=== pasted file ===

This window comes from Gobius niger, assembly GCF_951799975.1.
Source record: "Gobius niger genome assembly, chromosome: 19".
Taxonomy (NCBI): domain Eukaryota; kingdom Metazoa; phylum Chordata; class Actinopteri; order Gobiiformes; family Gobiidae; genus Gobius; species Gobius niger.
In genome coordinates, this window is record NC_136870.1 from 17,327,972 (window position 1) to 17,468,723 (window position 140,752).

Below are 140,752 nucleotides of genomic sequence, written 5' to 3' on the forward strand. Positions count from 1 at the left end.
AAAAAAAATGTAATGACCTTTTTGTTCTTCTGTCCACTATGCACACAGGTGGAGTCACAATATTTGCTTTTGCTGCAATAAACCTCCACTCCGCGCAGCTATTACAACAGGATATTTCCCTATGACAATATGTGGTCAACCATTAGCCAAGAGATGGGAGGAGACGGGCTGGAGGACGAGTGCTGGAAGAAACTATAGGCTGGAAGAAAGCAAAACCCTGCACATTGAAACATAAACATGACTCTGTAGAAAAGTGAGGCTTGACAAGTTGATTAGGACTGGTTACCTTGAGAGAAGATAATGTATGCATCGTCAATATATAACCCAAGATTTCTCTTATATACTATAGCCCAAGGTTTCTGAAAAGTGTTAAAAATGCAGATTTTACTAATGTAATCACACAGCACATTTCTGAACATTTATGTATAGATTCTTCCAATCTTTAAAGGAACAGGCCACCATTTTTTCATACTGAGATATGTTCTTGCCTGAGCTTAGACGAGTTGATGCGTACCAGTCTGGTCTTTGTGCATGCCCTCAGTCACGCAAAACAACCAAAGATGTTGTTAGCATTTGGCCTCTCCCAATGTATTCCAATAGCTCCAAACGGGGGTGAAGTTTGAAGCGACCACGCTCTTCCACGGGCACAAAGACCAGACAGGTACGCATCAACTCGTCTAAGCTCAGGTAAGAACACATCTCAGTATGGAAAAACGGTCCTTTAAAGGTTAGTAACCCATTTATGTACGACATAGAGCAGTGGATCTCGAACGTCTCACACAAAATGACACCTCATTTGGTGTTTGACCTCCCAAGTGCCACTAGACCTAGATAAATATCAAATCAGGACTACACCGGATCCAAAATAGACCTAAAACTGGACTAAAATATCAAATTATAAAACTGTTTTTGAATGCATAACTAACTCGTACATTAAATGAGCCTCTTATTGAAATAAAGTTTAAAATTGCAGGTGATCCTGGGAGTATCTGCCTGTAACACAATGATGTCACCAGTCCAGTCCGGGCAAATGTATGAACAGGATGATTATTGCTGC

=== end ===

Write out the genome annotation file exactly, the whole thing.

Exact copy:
This window comes from Gobius niger, assembly GCF_951799975.1.
Source record: "Gobius niger genome assembly, chromosome: 19".
Taxonomy (NCBI): domain Eukaryota; kingdom Metazoa; phylum Chordata; class Actinopteri; order Gobiiformes; family Gobiidae; genus Gobius; species Gobius niger.
In genome coordinates, this window is record NC_136870.1 from 17,327,972 (window position 1) to 17,468,723 (window position 140,752).

Below are 140,752 nucleotides of genomic sequence, written 5' to 3' on the forward strand. Positions count from 1 at the left end.
AAAAAAAATGTAATGACCTTTTTGTTCTTCTGTCCACTATGCACACAGGTGGAGTCACAATATTTGCTTTTGCTGCAATAAACCTCCACTCCGCGCAGCTATTACAACAGGATATTTCCCTATGACAATATGTGGTCAACCATTAGCCAAGAGATGGGAGGAGACGGGCTGGAGGACGAGTGCTGGAAGAAACTATAGGCTGGAAGAAAGCAAAACCCTGCACATTGAAACATAAACATGACTCTGTAGAAAAGTGAGGCTTGACAAGTTGATTAGGACTGGTTACCTTGAGAGAAGATAATGTATGCATCGTCAATATATAACCCAAGATTTCTCTTATATACTATAGCCCAAGGTTTCTGAAAAGTGTTAAAAATGCAGATTTTACTAATGTAATCACACAGCACATTTCTGAACATTTATGTATAGATTCTTCCAATCTTTAAAGGAACAGGCCACCATTTTTTCATACTGAGATATGTTCTTGCCTGAGCTTAGACGAGTTGATGCGTACCAGTCTGGTCTTTGTGCATGCCCTCAGTCACGCAAAACAACCAAAGATGTTGTTAGCATTTGGCCTCTCCCAATGTATTCCAATAGCTCCAAACGGGGGTGAAGTTTGAAGCGACCACGCTCTTCCACGGGCACAAAGACCAGACAGGTACGCATCAACTCGTCTAAGCTCAGGTAAGAACACATCTCAGTATGGAAAAACGGTCCTTTAAAGGTTAGTAACCCATTTATGTACGACATAGAGCAGTGGATCTCGAACGTCTCACACAAAATGACACCTCATTTGGTGTTTGACCTCCCAAGTGCCACTAGACCTAGATAAATATCAAATCAGGACTACACCGGATCCAAAATAGACCTAAAACTGGACTAAAATATCAAATTATAAAACTGTTTTTGAATGCATAACTAACTCGTACATTAAATGAGCCTCTTATTGAAATAAAGTTTAAAATTGCAGGTGATCCTGGGAGTATCTGCCTGTAACACAATGATGTCACCAGTCCAGTCCGGGCAAATGTATGAACAGGATGATTATTGCTGC